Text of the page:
Nunavut students never told not to speak Inuktitut, gov't investigation finds
Education Minister and Cape Dorset DEA say last week's allegations were unfounded
Nunavut's education minister says the government has investigated allegations that students in Cape Dorset were told not to speak Inuktitut and found "some of the allegations are unfounded."
"The fact-finding mission was done and there was no such case where the student was told not to speak Inuktitut," Education Minister Paul Quassa told CBC.
Last week, MLAs were shocked to hear that a teacher allegedly told students that if they spoke Inuktitut in class, they'd risk being suspended.
The issue — which many say harkened back to residential schools — also caught the attention of Nunavut Tunngavik, Inc., who called on the territory to fully investigate the issue and release a report.
Quassa did not provide many details on this particular incident, but unequivocally says there was no official policy to restrict the use of Inuktitut, and there never will be.
"Our education act is very clear. It's a bilingual education and any [official] languages are acceptable within the school."
Idea of a no-Inuktitut policy 'absurd'
Cape Dorset's District Education Authority also says teachers in its schools do not discipline students for speaking Inuktitut.
The district education authority says it was "shocked" that South Baffin MLA David Joanasie made the statements in the legislature before speaking to the school administration or the DEA.
"Had this alleged incident gone through proper protocols, we could have, and most certainly would have, taken immediate action to thoroughly investigate this and provide the necessary direction for remediation without delay.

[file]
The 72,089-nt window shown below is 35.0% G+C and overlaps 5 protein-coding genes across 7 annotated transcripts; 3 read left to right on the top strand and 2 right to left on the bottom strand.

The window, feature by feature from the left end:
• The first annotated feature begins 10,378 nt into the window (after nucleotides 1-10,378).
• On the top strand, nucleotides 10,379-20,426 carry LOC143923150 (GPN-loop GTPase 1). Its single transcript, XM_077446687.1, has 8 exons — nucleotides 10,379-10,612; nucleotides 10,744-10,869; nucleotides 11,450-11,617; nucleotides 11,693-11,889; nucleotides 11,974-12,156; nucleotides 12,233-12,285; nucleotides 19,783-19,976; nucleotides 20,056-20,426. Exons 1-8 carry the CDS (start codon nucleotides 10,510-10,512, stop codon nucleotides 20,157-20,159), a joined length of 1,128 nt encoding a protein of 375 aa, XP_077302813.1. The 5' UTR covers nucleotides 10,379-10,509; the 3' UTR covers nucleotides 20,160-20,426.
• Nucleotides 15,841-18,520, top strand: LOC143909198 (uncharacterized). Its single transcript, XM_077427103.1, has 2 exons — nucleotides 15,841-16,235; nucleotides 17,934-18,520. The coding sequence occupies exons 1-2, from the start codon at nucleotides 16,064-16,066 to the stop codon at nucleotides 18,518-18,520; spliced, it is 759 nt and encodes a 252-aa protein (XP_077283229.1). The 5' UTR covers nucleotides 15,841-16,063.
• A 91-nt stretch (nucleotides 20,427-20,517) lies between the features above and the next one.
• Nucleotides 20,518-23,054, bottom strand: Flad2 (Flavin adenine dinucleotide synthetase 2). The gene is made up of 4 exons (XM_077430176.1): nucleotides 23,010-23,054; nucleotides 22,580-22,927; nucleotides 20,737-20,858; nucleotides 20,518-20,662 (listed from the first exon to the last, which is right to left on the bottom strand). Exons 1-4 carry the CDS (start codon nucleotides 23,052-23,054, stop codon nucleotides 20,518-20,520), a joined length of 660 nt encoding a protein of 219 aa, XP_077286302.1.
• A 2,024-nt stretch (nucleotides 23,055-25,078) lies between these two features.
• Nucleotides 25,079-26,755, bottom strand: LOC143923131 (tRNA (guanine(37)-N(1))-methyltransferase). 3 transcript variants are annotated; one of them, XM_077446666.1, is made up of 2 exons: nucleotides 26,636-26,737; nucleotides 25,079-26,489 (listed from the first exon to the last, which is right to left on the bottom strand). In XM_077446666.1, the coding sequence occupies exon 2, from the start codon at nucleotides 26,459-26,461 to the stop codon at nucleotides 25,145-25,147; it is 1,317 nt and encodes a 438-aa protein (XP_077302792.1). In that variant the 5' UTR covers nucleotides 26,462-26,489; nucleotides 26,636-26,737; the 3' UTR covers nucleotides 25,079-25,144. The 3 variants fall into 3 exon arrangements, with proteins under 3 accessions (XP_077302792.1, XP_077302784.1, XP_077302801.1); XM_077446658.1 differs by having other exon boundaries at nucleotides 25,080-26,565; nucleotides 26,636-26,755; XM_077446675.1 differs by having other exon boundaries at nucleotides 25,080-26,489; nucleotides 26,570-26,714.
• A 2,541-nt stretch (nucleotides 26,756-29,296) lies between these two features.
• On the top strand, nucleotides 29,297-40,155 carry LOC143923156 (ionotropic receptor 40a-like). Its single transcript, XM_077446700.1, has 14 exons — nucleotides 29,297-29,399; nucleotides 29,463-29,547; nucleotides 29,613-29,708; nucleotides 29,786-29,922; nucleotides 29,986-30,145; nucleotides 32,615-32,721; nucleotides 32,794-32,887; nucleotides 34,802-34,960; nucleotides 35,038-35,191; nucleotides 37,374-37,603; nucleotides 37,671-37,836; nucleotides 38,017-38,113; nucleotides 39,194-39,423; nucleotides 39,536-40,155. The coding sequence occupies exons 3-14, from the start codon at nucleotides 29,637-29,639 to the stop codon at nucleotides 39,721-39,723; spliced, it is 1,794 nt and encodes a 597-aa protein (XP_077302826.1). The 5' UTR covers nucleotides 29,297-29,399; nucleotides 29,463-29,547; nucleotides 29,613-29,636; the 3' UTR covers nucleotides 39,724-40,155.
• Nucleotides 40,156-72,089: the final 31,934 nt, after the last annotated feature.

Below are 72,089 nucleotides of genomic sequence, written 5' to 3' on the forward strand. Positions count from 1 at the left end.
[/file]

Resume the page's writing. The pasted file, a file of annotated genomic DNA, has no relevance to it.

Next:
"In the event that we could not resolve it, we would have then brought it before the minister in a more appropriate manner."
On Tuesday, Joanasie publicly apologized to the district education authority for not consulting them, but says when constituents come to him with issues of this magnitude he is glad to advocate for them.
'It seems like it's not a one-off'
Joanasie says his concerns have not been allayed. In fact, he says parents from other communities have come to him, saying their children have faced "similar circumstances" at school.
When asked if the government would be investigating any other schools, Quassa said a student, parent or teacher would have to file a complaint first: "If we think it's serious, then the department has the obligation to do fact-finding."
Quassa adds there is "a process that is followed" when an issue is raised and the territorial government isn't the place to start.
"Go see the principal," he says. "Go see the DEA. Because those are the entities that are there at the school level that will carry out these policies."
MLA wants bullying addressed
For Joanasie, there remains some unanswered questions surrounding the possibility that students have used Inuktitut as a way to bully other students or teachers.
"I think there's some kind of miscommunication or misunderstandings happening that we need to clear up."
The MLA says he wants to work with the district education authority and the territory to figure out how to ensure that students understand that bullying is unacceptable.
While Quassa would not say if bullying played a role in this incident, he said the government takes that issue seriously.
"A student will always be able to speak Inuktitut," he says, "but we always have to remember also that we shouldn't be abusing our language to make a point or to make other people not understand."
Quassa plans to provide an update to MLAs when the legislature resumes sitting Wednesday.